2. I’ve been looking online for Vernonia lettermannii seeds. I’m not too familiar with this plant but from investigating that it can grow to 5- 10 feet tall. I would be interested in a smaller version which I think may be the butterfly type. I can’t find seed or plants anywhere online in Canada. Can you help me by letting me know if there are any Canadian sites?
    I was hesitant to order in the US in case the seed couldn’t be shipped to Canada. I do live near the US border, so if it ever reopens to us, I may be able to find across the border. Thanks for your help.

    • Seed can normally be sent across the border without any problem, but if you want a more compact version, that would be ‘Iron Butterfly’ and it doesn’t come true from seed. This cultivar is available in Canada (I can see several local nurseries offering it), but I couldn’t find a mail-order source.

  3. This is good to know, thank you! I chucked a load of citrus in my compost, then wondered if it was okay…but didn’t feel tempted by the idea of diving in it to root it back out! It did make the compost bin smell nicer. Chanel Number grapefruit.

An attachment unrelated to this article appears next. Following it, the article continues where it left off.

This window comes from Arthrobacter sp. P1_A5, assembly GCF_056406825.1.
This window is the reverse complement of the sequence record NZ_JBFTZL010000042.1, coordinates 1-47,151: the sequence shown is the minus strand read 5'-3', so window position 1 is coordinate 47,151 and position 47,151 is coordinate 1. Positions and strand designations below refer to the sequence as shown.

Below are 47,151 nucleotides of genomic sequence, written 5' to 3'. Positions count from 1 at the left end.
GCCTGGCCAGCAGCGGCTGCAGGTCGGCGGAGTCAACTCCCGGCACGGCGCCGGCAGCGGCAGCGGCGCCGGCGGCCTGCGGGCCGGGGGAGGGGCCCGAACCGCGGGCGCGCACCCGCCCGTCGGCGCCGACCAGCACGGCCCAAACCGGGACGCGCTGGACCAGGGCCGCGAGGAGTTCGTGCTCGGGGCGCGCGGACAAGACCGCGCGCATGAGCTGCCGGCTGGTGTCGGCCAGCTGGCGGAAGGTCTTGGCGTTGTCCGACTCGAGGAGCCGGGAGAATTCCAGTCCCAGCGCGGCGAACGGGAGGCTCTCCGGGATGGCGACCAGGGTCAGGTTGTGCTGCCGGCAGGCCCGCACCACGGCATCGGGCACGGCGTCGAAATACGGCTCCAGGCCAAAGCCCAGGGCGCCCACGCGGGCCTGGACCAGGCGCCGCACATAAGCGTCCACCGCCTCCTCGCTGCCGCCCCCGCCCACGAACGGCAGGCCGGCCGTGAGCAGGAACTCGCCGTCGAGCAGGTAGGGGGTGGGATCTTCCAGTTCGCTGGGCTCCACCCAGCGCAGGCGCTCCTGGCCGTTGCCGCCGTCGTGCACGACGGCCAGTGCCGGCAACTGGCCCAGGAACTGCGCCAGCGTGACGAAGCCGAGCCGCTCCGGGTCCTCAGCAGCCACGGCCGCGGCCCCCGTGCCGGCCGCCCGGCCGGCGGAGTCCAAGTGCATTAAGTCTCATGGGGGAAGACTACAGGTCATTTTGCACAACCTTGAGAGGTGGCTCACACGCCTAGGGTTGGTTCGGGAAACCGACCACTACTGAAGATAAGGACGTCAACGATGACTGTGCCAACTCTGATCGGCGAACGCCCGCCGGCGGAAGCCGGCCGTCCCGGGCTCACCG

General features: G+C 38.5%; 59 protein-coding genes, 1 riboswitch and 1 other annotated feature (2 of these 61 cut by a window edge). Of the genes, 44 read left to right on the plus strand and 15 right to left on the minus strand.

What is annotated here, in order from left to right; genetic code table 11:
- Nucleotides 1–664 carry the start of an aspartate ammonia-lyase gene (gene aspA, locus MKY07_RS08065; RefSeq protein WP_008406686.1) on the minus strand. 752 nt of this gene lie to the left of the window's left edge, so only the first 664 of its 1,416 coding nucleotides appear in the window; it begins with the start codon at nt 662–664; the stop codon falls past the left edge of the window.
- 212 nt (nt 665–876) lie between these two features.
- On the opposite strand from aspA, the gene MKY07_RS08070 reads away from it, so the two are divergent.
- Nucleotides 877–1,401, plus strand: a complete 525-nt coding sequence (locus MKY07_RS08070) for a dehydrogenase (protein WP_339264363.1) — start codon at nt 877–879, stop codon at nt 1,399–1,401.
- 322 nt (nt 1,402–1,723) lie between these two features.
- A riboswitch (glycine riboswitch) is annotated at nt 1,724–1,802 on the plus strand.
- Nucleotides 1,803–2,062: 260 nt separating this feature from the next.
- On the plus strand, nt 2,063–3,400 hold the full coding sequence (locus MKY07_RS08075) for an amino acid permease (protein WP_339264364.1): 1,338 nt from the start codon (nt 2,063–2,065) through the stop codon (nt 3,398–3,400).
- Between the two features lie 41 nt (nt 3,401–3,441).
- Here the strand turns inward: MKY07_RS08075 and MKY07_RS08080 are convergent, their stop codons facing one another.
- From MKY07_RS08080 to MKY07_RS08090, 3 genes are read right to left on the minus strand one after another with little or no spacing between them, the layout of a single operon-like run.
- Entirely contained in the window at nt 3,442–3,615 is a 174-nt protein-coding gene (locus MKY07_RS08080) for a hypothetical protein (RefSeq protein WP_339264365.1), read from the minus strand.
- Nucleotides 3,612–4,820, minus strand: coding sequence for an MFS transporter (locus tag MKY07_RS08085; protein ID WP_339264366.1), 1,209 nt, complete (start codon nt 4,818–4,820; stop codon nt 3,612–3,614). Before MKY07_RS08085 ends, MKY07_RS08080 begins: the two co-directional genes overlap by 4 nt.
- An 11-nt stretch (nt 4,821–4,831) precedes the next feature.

4. Gee, I used to grow citrus (trees), and this is a new one for me. I was unfamiliar with they myth, although I am aware that too much citrus debris piled too high may rot like too much slimy lawn debris. It needs to get some lighter debris mixed in with it. We used to burn it just to make it go away, but that was an icky process also. Of course, this was mostly pruning scraps, rather than fruit. Such debris that is not fruit parts is not likely a concern in your region.

  5. A surprise to me–we have both winter and summer fruiting citrus and our garden’s compost pile is always full of rapidly vanishing peels or fruit gone bad. They seems to be a great substitute for high N grass clippings (good since we have no lawn). Never any problems–and plenty of worms in the compost.

  6. In the 1970s I ready a State article on raising worms for sale & fishing. It said not to use pine tree sawdust because it was high in acid & this would stop many “eggs” to not hatch. No sure if this is true or has anything to do with what you are speaking of. I do agree with this article.

    • It’s only slightly acidic and you can use it in compost, preferably with plenty of green materials, as otherwise is it slow to decompose.

Leave a Reply

Sign up for the Laidback Gardener blog and receive articles in your inbox every morning!

%d bloggers like this: